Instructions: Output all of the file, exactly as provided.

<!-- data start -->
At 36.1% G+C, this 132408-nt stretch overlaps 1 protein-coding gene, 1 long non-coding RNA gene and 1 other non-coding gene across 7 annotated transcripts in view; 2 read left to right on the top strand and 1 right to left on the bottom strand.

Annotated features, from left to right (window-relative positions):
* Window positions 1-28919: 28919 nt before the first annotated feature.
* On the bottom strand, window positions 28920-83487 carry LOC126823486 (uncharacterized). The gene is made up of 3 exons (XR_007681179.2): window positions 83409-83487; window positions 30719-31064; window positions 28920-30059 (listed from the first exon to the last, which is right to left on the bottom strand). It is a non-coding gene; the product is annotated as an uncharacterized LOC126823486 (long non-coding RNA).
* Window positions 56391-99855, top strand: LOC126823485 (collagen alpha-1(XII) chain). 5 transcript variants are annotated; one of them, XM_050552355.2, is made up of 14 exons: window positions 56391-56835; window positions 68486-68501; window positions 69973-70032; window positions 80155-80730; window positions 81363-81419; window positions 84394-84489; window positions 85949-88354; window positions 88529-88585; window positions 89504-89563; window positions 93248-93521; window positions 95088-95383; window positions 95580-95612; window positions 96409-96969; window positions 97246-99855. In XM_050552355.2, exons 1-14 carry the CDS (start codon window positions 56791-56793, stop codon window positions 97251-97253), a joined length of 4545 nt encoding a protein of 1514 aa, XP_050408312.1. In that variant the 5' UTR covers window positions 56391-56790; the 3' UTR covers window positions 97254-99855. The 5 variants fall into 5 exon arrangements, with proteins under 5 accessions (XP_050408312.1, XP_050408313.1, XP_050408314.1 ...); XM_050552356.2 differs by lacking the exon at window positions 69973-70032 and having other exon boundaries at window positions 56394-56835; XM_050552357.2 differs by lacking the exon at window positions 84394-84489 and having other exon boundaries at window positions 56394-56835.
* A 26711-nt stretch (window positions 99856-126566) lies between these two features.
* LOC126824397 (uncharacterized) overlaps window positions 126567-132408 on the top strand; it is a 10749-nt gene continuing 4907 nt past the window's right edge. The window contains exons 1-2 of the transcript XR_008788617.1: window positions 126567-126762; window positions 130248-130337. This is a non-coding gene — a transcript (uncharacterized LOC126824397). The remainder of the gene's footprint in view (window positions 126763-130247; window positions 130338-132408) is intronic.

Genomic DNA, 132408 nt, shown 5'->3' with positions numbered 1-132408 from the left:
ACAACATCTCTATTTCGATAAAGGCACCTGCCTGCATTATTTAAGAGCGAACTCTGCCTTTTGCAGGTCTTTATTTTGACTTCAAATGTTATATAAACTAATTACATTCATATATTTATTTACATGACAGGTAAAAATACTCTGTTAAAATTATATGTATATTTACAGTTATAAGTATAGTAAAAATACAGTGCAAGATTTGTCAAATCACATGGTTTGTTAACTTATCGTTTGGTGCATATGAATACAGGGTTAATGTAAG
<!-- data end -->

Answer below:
At 36.1% G+C, this 132408-nt stretch overlaps 1 protein-coding gene, 1 long non-coding RNA gene and 1 other non-coding gene across 7 annotated transcripts in view; 2 read left to right on the top strand and 1 right to left on the bottom strand.

Annotated features, from left to right (window-relative positions):
* Window positions 1-28919: 28919 nt before the first annotated feature.
* On the bottom strand, window positions 28920-83487 carry LOC126823486 (uncharacterized). The gene is made up of 3 exons (XR_007681179.2): window positions 83409-83487; window positions 30719-31064; window positions 28920-30059 (listed from the first exon to the last, which is right to left on the bottom strand). It is a non-coding gene; the product is annotated as an uncharacterized LOC126823486 (long non-coding RNA).
* Window positions 56391-99855, top strand: LOC126823485 (collagen alpha-1(XII) chain). 5 transcript variants are annotated; one of them, XM_050552355.2, is made up of 14 exons: window positions 56391-56835; window positions 68486-68501; window positions 69973-70032; window positions 80155-80730; window positions 81363-81419; window positions 84394-84489; window positions 85949-88354; window positions 88529-88585; window positions 89504-89563; window positions 93248-93521; window positions 95088-95383; window positions 95580-95612; window positions 96409-96969; window positions 97246-99855. In XM_050552355.2, exons 1-14 carry the CDS (start codon window positions 56791-56793, stop codon window positions 97251-97253), a joined length of 4545 nt encoding a protein of 1514 aa, XP_050408312.1. In that variant the 5' UTR covers window positions 56391-56790; the 3' UTR covers window positions 97254-99855. The 5 variants fall into 5 exon arrangements, with proteins under 5 accessions (XP_050408312.1, XP_050408313.1, XP_050408314.1 ...); XM_050552356.2 differs by lacking the exon at window positions 69973-70032 and having other exon boundaries at window positions 56394-56835; XM_050552357.2 differs by lacking the exon at window positions 84394-84489 and having other exon boundaries at window positions 56394-56835.
* A 26711-nt stretch (window positions 99856-126566) lies between these two features.
* LOC126824397 (uncharacterized) overlaps window positions 126567-132408 on the top strand; it is a 10749-nt gene continuing 4907 nt past the window's right edge. The window contains exons 1-2 of the transcript XR_008788617.1: window positions 126567-126762; window positions 130248-130337. This is a non-coding gene — a transcript (uncharacterized LOC126824397). The remainder of the gene's footprint in view (window positions 126763-130247; window positions 130338-132408) is intronic.

Genomic DNA, 132408 nt, shown 5'->3' with positions numbered 1-132408 from the left:
ACAACATCTCTATTTCGATAAAGGCACCTGCCTGCATTATTTAAGAGCGAACTCTGCCTTTTGCAGGTCTTTATTTTGACTTCAAATGTTATATAAACTAATTACATTCATATATTTATTTACATGACAGGTAAAAATACTCTGTTAAAATTATATGTATATTTACAGTTATAAGTATAGTAAAAATACAGTGCAAGATTTGTCAAATCACATGGTTTGTTAACTTATCGTTTGGTGCATATGAATACAGGGTTAATGTAAG